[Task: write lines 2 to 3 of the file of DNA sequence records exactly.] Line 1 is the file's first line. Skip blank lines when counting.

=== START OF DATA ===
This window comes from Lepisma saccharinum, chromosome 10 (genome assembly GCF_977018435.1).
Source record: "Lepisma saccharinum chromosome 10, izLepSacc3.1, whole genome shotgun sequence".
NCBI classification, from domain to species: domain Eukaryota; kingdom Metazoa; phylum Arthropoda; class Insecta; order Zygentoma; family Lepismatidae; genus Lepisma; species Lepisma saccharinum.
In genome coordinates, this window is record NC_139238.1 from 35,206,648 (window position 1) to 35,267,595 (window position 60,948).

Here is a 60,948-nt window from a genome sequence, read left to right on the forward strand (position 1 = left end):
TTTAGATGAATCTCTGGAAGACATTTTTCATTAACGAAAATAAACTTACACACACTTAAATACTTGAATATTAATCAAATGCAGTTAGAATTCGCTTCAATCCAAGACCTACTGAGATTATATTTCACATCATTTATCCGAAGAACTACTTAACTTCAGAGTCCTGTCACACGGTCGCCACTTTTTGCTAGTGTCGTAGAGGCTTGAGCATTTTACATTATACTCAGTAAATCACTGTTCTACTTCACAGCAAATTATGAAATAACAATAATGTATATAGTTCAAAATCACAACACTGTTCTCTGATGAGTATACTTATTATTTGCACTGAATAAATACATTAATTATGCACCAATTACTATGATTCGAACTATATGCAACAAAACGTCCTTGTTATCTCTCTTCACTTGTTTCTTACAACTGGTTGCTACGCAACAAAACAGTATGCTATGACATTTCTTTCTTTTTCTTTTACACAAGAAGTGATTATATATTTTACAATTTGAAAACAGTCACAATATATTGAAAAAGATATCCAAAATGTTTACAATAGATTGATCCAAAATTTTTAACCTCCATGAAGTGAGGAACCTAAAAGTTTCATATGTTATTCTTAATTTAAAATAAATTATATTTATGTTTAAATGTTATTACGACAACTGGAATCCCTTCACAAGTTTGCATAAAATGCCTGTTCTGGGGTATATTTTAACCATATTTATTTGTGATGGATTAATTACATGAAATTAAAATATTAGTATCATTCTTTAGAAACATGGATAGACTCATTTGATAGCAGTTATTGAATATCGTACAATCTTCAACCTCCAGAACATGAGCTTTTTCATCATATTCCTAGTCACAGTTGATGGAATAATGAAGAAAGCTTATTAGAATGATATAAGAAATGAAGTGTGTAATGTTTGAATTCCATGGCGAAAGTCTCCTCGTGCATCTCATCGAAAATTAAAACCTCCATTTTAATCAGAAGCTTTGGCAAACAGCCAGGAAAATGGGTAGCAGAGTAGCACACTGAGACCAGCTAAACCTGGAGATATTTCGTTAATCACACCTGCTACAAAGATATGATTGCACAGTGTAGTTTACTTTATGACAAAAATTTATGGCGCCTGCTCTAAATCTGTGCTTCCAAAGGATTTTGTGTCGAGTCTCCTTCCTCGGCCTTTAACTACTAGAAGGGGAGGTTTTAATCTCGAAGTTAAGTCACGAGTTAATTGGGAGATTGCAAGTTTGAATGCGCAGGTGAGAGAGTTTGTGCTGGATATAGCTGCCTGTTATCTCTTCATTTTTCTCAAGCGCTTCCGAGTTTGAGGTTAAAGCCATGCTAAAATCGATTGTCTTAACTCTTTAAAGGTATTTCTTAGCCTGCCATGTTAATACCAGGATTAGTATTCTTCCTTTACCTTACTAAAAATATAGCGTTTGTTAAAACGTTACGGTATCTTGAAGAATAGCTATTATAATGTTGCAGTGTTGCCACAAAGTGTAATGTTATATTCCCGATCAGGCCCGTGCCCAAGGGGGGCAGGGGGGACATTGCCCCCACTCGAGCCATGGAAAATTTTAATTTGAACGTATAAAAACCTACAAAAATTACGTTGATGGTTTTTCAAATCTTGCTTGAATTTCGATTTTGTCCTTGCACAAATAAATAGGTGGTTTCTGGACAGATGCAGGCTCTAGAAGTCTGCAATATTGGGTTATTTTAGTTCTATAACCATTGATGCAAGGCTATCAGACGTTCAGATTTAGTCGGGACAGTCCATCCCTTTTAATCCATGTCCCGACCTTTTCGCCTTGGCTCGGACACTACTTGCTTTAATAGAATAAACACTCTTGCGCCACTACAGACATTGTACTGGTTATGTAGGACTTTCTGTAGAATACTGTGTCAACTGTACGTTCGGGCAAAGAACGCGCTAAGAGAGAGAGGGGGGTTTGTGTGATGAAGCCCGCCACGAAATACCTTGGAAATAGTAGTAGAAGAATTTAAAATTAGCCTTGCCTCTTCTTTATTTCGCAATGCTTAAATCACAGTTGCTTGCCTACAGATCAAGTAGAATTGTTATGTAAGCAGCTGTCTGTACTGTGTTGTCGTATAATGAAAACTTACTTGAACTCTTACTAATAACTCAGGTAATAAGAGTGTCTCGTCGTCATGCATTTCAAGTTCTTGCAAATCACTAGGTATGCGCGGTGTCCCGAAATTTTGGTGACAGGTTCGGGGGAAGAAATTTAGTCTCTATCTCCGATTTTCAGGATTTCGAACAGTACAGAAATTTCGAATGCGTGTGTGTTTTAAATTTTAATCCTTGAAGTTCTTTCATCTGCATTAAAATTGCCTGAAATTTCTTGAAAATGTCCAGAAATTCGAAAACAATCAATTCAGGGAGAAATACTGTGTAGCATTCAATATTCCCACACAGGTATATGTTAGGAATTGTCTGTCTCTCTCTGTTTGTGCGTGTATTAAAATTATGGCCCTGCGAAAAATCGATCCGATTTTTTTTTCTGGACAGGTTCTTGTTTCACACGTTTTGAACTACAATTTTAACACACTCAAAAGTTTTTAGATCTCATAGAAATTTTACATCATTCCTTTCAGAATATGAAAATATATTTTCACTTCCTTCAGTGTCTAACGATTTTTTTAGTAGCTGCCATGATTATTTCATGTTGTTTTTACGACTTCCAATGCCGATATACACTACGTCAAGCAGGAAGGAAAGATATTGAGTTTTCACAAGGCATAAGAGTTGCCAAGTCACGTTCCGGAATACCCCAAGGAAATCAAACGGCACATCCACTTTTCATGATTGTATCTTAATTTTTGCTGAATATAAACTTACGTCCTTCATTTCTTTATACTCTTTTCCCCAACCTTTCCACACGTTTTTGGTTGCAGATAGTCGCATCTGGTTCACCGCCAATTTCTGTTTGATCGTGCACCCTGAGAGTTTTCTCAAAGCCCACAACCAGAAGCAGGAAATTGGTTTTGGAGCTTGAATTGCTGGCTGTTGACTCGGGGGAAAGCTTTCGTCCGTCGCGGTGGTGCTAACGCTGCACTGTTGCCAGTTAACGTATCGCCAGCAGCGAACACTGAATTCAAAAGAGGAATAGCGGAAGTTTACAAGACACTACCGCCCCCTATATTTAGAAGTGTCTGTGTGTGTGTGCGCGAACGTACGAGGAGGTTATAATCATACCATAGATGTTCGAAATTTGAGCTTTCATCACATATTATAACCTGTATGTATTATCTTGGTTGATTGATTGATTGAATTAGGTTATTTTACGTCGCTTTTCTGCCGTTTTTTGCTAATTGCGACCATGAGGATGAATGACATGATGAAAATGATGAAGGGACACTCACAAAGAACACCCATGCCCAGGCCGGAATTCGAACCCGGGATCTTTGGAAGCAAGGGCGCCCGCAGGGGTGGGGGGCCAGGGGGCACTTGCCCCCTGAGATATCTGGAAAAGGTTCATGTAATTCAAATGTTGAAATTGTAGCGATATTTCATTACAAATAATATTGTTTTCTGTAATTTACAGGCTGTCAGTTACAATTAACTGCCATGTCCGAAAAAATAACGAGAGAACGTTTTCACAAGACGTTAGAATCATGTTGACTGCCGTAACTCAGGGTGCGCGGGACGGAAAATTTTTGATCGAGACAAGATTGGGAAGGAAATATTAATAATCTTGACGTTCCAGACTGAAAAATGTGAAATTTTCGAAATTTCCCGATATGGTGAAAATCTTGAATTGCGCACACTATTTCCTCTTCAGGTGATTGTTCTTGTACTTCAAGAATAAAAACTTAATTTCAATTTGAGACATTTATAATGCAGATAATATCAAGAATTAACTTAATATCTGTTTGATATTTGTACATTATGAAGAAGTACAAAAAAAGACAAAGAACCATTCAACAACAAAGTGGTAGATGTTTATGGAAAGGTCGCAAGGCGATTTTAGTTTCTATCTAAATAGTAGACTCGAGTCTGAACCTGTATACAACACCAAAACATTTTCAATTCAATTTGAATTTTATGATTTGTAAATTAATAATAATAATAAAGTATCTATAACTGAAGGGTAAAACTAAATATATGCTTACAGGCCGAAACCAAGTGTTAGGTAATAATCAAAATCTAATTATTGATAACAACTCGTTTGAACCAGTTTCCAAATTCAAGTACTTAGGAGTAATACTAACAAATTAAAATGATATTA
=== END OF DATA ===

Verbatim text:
Source record: "Lepisma saccharinum chromosome 10, izLepSacc3.1, whole genome shotgun sequence".
NCBI classification, from domain to species: domain Eukaryota; kingdom Metazoa; phylum Arthropoda; class Insecta; order Zygentoma; family Lepismatidae; genus Lepisma; species Lepisma saccharinum.